Tyler Austin has put up impressive offensive numbers at pretty much every stop in his minor league career, and prospect watchers are beginning to take notice.  I certainly include myself among people who have underrated Austin throughout his short career, probably unfairly, because he didn’t have an elite draft pedigree or play a premium position.  As a guy who is likely limited to a corner outfield positions, the Austin’s offensive production needs to be very strong for him to be taken seriously as a legitimate prospect.

Evaluating players in the lower minors solely on the basis of numbers is problematic, since the level of competition is not always strong.  At the lower levels, pitchers likely have inferior command, weak secondary offerings, and lower velocity than more advanced pitchers, which could allow a hitter with significant flaws to put up impressive numbers.  It is still too early to tell whether this is the case with Austin, but with every day of continued success (and every rave from a scout who has seen him in person) it becomes increasingly less likely.… Click here to read the rest

Tyler Austin and Minor League First Basemen

I don’t have a lot of time today, but I’d like to offer a brief thought on Tyler Austin. As you’ve probably heard by now, Austin is on fire. He is hitting .444/.487/1.028 on the season, a year after slugging .354/.418/.579 in 47 games for the GCL Yankees. He’s finally getting some attention for being a strong prospect, but still probably isn’t considered on the same level as the rest of the Charleston Riverdogs players. Why? Because he plays first base.

Minor league first basemen get no respect, especially ones like Austin who were signed out of high school. For the most part, this is for good reason. A player who is already  unable to play any position other than first base at that young of an age have little room for error. A shortstop can always shift to second or third base, or a center fielder can slot over to right or left. A first baseman needs to perform at that position, because if they had the speed or athleticism to play another position, they would have moved over already.… Click here to read the rest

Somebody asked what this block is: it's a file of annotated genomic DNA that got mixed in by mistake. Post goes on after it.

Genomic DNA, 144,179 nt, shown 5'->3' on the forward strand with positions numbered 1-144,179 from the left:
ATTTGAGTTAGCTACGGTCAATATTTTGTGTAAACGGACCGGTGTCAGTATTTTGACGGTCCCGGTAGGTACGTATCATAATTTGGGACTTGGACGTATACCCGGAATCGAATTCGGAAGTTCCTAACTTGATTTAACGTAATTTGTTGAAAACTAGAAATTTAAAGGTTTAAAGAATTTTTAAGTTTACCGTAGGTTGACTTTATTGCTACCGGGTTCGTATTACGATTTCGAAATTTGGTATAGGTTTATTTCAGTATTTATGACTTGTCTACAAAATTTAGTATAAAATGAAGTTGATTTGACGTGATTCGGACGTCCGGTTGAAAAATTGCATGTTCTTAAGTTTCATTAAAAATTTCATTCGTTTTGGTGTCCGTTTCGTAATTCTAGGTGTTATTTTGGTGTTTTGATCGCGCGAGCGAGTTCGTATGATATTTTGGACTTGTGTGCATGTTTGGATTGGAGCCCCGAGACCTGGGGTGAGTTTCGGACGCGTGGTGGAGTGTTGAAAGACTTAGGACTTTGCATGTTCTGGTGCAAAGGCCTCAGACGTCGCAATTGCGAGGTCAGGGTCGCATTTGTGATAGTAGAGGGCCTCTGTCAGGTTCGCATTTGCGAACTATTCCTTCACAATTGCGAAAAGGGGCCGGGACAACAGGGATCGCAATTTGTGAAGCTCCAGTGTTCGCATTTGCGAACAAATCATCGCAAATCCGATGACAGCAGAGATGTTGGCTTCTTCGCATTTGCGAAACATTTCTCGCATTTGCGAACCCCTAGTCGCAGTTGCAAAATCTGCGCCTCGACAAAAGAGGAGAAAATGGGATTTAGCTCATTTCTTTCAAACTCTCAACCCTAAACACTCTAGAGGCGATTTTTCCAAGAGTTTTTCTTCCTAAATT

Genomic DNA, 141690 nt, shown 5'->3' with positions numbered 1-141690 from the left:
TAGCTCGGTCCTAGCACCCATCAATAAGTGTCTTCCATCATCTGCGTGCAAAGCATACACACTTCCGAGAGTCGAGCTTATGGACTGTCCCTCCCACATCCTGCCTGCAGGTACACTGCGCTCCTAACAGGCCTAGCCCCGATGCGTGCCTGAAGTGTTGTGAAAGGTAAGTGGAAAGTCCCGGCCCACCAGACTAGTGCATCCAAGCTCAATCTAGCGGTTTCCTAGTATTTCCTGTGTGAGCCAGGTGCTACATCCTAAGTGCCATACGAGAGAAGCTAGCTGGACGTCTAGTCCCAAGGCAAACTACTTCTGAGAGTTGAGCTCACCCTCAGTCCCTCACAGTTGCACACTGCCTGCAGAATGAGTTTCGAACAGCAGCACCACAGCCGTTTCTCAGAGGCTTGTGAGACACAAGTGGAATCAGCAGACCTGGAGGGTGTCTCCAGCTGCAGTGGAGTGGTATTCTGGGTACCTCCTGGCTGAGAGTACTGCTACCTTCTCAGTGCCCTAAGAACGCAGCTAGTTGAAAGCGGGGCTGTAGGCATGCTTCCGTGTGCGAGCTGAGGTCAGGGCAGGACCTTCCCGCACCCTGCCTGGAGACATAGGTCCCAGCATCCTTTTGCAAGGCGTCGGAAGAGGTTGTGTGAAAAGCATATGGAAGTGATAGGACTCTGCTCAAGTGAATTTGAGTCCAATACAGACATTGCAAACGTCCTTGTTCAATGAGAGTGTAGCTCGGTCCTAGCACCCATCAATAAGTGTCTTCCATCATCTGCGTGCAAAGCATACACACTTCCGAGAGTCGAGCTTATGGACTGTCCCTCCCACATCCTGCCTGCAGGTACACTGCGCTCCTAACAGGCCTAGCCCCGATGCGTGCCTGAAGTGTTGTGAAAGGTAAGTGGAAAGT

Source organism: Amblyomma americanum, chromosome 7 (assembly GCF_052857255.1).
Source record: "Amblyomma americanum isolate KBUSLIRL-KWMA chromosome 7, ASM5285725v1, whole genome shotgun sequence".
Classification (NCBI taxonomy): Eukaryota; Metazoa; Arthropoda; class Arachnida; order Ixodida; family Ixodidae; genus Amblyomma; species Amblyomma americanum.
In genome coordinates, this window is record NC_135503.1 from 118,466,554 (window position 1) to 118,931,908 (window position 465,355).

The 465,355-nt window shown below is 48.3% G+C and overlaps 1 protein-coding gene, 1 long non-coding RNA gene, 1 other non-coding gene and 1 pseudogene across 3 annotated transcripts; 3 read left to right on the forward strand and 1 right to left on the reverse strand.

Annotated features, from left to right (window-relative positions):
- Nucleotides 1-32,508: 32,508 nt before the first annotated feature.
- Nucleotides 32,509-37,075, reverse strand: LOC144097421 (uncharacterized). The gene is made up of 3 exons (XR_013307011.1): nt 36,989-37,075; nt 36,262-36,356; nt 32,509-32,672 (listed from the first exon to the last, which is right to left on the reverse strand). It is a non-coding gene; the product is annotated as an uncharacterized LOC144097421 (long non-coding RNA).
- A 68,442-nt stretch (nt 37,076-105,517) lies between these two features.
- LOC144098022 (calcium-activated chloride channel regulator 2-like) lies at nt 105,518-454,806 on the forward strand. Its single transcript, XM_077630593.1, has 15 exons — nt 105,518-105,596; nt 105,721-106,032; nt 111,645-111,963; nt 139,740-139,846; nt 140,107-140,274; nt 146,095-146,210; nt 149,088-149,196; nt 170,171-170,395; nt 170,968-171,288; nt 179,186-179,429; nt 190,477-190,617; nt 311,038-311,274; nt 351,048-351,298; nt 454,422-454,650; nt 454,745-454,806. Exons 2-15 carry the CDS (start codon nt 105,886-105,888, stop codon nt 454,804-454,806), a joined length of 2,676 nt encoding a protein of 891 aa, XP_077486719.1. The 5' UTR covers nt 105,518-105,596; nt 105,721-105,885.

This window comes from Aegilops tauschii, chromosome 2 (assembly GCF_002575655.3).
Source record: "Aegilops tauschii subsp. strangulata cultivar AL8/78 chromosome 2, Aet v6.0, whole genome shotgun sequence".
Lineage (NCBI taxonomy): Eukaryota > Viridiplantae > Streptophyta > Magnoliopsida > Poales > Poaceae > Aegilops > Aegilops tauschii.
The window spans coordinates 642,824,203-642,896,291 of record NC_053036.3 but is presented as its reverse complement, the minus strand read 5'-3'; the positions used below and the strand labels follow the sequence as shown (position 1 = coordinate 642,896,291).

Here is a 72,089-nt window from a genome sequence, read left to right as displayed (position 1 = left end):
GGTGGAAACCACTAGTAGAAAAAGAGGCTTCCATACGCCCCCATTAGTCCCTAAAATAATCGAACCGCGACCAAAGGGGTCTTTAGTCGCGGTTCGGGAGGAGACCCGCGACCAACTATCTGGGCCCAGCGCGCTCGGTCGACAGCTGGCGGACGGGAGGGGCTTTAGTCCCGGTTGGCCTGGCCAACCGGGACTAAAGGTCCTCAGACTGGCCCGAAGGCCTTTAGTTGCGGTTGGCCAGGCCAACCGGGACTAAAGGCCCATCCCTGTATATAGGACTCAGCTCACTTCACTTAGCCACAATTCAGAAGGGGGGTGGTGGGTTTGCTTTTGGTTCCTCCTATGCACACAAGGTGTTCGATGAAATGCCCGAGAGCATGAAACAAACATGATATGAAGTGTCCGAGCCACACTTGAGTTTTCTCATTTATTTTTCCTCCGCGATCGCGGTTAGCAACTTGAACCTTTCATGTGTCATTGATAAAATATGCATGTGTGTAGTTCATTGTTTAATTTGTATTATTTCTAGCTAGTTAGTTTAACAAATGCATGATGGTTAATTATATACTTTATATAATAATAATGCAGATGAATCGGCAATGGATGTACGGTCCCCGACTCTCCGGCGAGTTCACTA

Yankee Farm System Timing Looks Good

I want to step back and take a big-picture look at the Yankee organization for a second. The 2012 Yankee roster probably won’t need a lot of help from down on the farm this season, barring a very injury call-ups. They have plenty of guys – Ramiro Pena, Adam Warren, David Phelps, Brandon Laird – who can fill those roles, along with your higher ceiling prospects guys like Betances, Romine, and Banuelos sitting at Triple-A. But the Yankees have enough guys either in their prime (Sabathia, Granderson, Cano, Gardner, Swisher, Robertson) or close enough (Kuroda, Teixeira, Martin, Pineda) to contend in 2012, and probably 2013. After that, they’ll be faced with more and more aging players, and possibly one or two big-money contracts added to the system, but the team will probably overall be on the down slope. With $189 million looming on the horizon, the team could be quickly hungry for reinforcements.

Lucky for the Yankees, they are well positioned for the calvary to come riding in right about the time that their roster starts to look very, very old.… Click here to read the rest